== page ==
The philosophy and process required uses the lens and principles of a turnaround. By doing so, emotions and assumptions are converted to hard disciplined processes. These become the gears, the nuts and bolts of business, providing structure and discipline to every facet of the business.

Superseding the structure and discipline exists the obvious: passion for the heritage of the brand and its product line requiring a personal and professional commitment to quality and excellence.

Intellectual curiosity: Dynamic model for generational growth of heritage brands
The process begins by having the organization engage in the practice of intellectual curiosity to become more valuable to the company and, ultimately, to clients.

Next comes passion, the foundation for understanding ourselves and that which launches us into new territories, followed by journey, the experiential path we take.

Key components of the journey include raw, the first element of quality; hand, the tool that transforms the raw; and design, the structure that transforms raw and hand into its final use or product.

Intellectual curiosity unfolds the passion from which the heritage brand was built, providing a platform for passion, the common language that enables all teams to communicate as one voice internally and externally. Passion gives us a point of view.

Journey lays out the path, a fundamental strategic tool, articulating direction, analysis and appropriate investments.

The journey allows for growth and supports development and retention that affect the bottom line.

The journey begins with raw so the organization has full command of the materials and resources that makes its brand unique.

Hand reveals the human aspect of the artisans involved in the products.

Design contributes not only the creative aspect of the product but follows through to sales and marketing.

This process provides a common language that enables all teams to communicate as one voice, internally and externally.

Show the hand
The process begins with supply chain, through creation to production, marketing, sales and, finally, to the end user.

Building intellectual curiosity provides authentic stories that create the aura that all luxury brands require to better serve the consumer.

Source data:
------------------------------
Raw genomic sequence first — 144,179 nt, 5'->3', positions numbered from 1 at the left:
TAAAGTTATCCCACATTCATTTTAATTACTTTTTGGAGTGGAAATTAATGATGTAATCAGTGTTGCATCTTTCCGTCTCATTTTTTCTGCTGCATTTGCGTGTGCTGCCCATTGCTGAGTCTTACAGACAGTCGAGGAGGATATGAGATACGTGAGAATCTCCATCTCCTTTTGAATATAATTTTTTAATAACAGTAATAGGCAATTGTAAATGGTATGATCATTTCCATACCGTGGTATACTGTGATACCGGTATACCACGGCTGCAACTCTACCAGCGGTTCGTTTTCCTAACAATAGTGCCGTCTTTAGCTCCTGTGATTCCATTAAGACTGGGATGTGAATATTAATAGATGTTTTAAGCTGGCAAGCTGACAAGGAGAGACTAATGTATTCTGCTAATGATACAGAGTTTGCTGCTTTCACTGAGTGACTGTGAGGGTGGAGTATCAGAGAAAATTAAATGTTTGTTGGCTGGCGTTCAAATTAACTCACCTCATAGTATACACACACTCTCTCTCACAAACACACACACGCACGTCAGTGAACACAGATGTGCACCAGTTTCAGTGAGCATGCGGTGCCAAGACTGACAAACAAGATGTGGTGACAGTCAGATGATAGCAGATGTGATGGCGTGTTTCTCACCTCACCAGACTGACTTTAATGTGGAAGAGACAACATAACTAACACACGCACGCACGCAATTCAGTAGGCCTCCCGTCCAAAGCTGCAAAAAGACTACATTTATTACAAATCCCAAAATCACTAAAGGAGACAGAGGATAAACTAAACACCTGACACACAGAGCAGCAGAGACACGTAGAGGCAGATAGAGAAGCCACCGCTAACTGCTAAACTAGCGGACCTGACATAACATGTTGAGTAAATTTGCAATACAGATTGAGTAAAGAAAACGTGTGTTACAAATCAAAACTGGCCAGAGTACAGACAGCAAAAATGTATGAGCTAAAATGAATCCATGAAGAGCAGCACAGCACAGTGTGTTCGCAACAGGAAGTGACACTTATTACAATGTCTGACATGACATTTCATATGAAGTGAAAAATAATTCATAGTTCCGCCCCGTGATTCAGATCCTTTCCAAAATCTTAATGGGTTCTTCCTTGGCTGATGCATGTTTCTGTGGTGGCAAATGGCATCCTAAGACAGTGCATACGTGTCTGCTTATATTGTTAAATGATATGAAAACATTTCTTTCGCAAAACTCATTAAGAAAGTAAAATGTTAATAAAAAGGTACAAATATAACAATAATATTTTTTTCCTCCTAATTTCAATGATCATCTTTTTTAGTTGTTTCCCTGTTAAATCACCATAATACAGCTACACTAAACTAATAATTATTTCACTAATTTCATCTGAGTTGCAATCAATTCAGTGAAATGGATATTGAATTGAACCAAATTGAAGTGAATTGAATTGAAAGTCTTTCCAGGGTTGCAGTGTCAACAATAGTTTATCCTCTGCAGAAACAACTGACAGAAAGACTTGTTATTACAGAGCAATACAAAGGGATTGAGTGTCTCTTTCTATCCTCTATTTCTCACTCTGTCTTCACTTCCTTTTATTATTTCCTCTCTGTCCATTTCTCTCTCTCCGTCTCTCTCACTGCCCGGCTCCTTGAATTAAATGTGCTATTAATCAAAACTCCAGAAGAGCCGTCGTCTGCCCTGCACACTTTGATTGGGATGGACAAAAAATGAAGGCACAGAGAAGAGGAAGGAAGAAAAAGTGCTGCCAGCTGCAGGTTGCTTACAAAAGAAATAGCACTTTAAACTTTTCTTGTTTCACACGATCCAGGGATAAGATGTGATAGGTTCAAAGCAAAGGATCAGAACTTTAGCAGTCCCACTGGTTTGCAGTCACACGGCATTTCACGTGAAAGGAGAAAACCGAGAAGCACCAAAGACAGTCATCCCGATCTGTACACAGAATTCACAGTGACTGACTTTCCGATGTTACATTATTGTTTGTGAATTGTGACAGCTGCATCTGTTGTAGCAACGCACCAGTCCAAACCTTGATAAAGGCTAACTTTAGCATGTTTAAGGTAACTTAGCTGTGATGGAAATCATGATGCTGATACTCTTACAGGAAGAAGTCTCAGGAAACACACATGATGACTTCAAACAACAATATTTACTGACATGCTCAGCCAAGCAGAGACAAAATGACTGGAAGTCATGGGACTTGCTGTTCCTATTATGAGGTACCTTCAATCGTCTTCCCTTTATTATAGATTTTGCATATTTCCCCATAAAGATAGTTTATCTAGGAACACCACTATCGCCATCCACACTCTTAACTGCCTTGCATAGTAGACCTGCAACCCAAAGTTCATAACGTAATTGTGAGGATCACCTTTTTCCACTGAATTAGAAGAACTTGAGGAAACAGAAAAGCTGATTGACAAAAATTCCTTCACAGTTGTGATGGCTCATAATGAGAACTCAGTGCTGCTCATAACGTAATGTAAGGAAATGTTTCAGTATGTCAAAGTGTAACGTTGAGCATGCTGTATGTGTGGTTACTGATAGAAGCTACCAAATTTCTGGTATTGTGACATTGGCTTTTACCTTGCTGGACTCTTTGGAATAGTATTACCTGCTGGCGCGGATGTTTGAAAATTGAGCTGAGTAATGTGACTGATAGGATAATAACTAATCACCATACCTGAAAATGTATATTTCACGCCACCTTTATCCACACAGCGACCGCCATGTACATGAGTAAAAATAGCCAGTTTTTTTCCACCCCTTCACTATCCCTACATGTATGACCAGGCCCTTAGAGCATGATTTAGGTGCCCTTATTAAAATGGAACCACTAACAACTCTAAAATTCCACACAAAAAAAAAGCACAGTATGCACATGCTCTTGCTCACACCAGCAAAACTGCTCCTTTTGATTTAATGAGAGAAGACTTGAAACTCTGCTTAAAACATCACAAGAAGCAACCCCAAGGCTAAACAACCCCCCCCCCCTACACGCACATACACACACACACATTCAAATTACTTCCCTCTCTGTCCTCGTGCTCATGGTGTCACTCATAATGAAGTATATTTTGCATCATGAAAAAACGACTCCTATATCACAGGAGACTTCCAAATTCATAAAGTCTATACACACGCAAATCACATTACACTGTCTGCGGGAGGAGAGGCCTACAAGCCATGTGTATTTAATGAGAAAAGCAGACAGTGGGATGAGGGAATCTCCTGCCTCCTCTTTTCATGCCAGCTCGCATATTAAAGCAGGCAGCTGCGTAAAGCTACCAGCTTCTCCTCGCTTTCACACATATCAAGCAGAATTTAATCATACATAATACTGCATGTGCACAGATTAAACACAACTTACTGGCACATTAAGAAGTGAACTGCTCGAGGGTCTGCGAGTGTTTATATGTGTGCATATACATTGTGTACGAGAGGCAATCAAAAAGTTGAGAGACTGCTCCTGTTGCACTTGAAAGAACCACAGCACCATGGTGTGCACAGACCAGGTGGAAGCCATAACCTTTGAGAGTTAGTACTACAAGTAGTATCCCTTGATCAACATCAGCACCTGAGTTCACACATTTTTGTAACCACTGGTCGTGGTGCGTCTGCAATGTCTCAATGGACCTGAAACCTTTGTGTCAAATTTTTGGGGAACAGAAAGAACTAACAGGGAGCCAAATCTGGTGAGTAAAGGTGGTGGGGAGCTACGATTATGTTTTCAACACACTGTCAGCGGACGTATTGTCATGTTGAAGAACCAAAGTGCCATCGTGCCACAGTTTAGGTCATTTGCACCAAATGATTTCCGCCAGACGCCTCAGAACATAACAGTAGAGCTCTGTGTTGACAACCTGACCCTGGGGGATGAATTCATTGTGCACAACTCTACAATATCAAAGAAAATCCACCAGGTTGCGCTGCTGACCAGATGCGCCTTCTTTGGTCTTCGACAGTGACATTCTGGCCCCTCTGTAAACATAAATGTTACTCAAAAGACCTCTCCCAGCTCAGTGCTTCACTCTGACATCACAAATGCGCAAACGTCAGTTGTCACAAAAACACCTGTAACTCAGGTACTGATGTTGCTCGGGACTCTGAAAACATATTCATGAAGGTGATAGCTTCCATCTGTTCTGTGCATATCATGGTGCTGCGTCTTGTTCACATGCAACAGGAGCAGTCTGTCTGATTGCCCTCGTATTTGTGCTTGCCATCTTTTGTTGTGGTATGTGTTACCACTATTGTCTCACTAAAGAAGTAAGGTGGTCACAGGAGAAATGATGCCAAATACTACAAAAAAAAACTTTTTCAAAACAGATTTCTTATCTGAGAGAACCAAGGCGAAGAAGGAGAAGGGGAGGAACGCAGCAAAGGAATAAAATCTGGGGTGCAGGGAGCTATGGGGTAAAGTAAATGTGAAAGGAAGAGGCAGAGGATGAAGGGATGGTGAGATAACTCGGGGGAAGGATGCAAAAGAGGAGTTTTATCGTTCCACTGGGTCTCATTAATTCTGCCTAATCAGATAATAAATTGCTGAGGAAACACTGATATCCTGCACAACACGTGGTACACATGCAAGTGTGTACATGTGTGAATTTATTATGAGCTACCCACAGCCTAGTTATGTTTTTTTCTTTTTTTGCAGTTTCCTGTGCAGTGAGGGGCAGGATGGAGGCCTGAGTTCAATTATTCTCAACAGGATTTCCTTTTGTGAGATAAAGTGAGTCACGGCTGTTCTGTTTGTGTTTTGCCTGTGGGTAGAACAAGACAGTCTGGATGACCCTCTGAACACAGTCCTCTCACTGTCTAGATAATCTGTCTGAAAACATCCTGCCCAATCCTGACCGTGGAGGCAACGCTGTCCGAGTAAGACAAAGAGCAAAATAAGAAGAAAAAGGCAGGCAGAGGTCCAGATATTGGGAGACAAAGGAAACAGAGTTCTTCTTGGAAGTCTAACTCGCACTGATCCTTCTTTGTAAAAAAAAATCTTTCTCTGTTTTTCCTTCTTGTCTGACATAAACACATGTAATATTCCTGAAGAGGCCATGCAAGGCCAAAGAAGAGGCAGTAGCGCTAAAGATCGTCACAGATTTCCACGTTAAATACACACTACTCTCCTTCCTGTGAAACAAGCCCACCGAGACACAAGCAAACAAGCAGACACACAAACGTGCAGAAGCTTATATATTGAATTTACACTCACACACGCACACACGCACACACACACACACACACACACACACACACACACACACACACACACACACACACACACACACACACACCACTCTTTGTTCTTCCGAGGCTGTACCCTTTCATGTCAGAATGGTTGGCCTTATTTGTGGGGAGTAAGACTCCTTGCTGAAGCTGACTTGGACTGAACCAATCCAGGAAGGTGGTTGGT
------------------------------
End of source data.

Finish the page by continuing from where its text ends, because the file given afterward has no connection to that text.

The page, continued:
The entire journey is to engage the frontline ambassadors with the creative teams to work together, allowing for the best thinking and execution, translating actions into bottom line results.

Each heritage brand must adapt the fundamentals of this model to its brand.

The solution outlined above serves the two most important clients: those you have and those you intend to secure.

Each step will support the support strand of personnel through to the consumer and to speak directly to their respective audience without negating the other.

Let us not forget the final act: to edit.

Once the organization has created, produced and brought to market its offerings, the final step is to close the sale.

One can no longer effectively assist clients during the editing and selection process unless the organization has clear knowledge of its client’s intentions and this depth of understanding, accompanied by the appropriate tools and resources to give exemplary customized service.

THIS MODEL IS a fundamental structure for enriching exposure, appreciation, education and the creation and maintenance of intellectual curiosity within organizations that are – or intend to become – heritage brands.

Heritage brands determined to become more contemporary must do so with courage and impassioned discipline, never losing sight of today’s client and his or her wish to know “why this specific item is perfect – for me.”

Rebecca Miller is principal at Miller & Company, New York. Reach her at